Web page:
An airline passenger with a lung-condition was forced to walk after waiting 30 minutes for wheelchair support at Las Vegas Airport
- A man with a lung condition had to walk after waiting 30 minutes for airport wheelchair support.
- Donald Willis told the Wall Street Journal he had to stop four or five times to use his inhaler.
A Spirit Airlines passenger who requested wheelchair assistance to help him navigate Las Vegas airport said that he had to walk to his ride-share after support never showed up, despite waiting 30 minutes.
Donald Willis, 79, who suffers from the lung-condition emphysema flew from Orlando to Las Vegas in July, per the Wall Street Journal. His Spirit Airlines flight was delayed, and despite requesting wheelchair support, he waited for 30 minutes after landing for anyone to arrive.
Eventually he decided to walk to his ride-share, Willis told the Wall Street Journal. He had to stop four to five times and use his inhaler, while holding his bag, per the paper. On his return leg, a single wheelchair assistant was responsible for him and two other passengers once he landed at Orlando Airport, per the Journal.
While assistance workers may work for a specific airline, they're commonly employed through a third-party company, in a similar way to baggage handlers and check-in agents. The added link in the chain can lead to miscommunication, or leave staff stretched if flight schedules change at short notice.
Low pay and poor benefits have been highlighted as key reasons behind the staff shortages. "We're receiving our wages like we're in 1995," Ana Vasquez, a wheelchair assistant at Orlando International airport, told The Guardian in June. Vasquez earns $12 an hour with no paid time off, per the Guardian.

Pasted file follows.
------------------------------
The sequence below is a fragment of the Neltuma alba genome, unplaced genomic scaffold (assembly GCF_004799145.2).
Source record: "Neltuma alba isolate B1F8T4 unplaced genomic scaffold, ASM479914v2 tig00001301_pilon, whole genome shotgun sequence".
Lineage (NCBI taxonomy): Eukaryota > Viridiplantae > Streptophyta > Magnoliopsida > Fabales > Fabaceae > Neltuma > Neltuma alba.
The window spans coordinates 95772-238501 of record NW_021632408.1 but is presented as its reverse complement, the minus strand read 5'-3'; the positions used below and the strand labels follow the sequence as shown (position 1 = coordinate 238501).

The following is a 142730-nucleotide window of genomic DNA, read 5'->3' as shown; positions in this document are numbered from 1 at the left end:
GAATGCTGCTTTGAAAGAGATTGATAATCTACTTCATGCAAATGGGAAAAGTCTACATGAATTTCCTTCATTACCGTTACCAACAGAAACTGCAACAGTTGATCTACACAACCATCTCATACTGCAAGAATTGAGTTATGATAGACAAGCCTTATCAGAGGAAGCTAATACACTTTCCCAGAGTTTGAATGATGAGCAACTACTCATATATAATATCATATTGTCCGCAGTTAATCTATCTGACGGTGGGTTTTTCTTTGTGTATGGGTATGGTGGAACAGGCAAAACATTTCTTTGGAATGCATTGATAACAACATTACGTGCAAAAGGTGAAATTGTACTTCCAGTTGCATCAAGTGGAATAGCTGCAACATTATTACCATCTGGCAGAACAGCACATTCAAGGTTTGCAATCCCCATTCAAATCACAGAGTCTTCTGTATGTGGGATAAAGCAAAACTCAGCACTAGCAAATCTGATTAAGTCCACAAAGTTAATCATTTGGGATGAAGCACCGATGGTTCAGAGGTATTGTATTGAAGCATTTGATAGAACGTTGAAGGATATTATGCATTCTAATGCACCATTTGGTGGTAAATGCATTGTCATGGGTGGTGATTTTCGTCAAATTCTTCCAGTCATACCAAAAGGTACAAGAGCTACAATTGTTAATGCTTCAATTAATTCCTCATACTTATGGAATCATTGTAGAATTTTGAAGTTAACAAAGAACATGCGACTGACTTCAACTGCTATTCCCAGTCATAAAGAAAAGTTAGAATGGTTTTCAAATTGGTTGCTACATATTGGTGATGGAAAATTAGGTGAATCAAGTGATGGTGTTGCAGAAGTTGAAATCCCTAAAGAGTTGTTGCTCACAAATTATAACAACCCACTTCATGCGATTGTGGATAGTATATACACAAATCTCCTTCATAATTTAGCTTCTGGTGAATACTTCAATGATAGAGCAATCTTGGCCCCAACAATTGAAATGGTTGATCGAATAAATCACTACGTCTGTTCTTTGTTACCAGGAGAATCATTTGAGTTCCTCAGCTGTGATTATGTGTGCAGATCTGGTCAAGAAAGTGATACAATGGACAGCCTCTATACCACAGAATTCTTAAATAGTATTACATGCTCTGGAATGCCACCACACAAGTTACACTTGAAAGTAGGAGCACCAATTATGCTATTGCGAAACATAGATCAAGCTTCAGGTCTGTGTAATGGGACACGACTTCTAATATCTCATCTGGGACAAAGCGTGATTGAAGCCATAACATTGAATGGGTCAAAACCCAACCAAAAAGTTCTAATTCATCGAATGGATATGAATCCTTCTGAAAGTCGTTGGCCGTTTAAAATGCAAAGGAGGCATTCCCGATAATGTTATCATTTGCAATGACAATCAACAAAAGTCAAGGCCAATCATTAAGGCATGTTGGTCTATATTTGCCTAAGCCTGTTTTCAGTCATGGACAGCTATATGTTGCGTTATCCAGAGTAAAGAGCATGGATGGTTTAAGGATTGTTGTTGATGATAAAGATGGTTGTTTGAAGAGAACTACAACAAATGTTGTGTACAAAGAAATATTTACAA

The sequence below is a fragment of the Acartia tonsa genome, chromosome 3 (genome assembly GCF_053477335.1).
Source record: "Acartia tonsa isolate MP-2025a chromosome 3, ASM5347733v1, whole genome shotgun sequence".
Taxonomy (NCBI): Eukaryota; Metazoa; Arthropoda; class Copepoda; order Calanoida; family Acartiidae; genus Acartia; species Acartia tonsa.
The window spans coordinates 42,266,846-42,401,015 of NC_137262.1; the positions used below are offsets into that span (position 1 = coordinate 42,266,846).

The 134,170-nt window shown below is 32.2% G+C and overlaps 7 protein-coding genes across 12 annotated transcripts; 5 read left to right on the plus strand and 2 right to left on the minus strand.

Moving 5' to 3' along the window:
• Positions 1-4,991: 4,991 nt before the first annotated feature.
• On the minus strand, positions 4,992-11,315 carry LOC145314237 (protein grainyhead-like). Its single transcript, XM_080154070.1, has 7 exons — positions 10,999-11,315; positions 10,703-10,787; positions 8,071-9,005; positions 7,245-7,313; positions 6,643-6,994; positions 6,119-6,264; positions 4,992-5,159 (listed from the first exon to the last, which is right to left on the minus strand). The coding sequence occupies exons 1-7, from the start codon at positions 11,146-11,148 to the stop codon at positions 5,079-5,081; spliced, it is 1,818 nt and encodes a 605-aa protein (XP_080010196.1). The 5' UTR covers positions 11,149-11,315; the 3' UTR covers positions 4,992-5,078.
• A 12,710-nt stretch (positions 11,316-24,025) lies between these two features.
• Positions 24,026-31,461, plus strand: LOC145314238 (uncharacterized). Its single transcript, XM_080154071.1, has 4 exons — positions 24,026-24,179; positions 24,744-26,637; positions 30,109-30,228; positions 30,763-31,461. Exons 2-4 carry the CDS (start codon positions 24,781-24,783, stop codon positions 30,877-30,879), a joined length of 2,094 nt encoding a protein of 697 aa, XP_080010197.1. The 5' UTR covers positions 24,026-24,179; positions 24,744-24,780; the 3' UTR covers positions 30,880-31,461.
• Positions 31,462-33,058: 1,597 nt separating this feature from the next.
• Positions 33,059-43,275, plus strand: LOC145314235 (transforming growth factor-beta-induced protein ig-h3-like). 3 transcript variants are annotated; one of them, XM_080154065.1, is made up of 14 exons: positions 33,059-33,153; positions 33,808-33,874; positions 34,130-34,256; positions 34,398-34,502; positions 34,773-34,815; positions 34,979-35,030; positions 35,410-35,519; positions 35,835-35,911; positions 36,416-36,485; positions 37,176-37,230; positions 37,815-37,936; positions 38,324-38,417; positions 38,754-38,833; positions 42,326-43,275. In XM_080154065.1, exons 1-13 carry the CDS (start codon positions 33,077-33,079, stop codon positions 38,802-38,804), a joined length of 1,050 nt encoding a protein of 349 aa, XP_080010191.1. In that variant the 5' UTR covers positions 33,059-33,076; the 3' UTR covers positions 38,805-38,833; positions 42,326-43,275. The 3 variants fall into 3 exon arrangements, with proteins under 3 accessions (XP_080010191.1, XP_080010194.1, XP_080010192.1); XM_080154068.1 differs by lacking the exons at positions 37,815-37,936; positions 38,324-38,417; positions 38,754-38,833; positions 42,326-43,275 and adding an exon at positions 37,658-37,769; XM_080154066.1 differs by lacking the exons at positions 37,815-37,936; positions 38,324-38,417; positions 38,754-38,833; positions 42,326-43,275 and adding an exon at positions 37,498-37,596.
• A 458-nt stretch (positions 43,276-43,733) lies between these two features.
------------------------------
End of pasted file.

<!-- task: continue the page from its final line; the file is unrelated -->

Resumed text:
US politicians are attempting to change this, with a bill proposed by Democratic Senators Ed Markey, Richard Blumenthal and Representative Chuy Garcia seeking to raise the minimum wage for airport workers to $15 an hour. The bill also wants to mandate benefits like paid time-off. It is currently under scrutiny by the Senate.
Spirit Airlines told the Wall Street Journal that its airport services team is investigating Willis' complaint, the nature of which it takes seriously.
The airline did not immediately respond to Insider's approach for comment, which was made outside of regular business hours. Willis could not immediately be reached for further comment.
Despite the challenges, some passengers have been looking to exploit the support system.
John Holland Kaye, the CEO of Heathrow Airport said that able-bodied passengers have been using a TikTok travel-hack, where they ask for wheelchair support, in order to mitigate airport queues.
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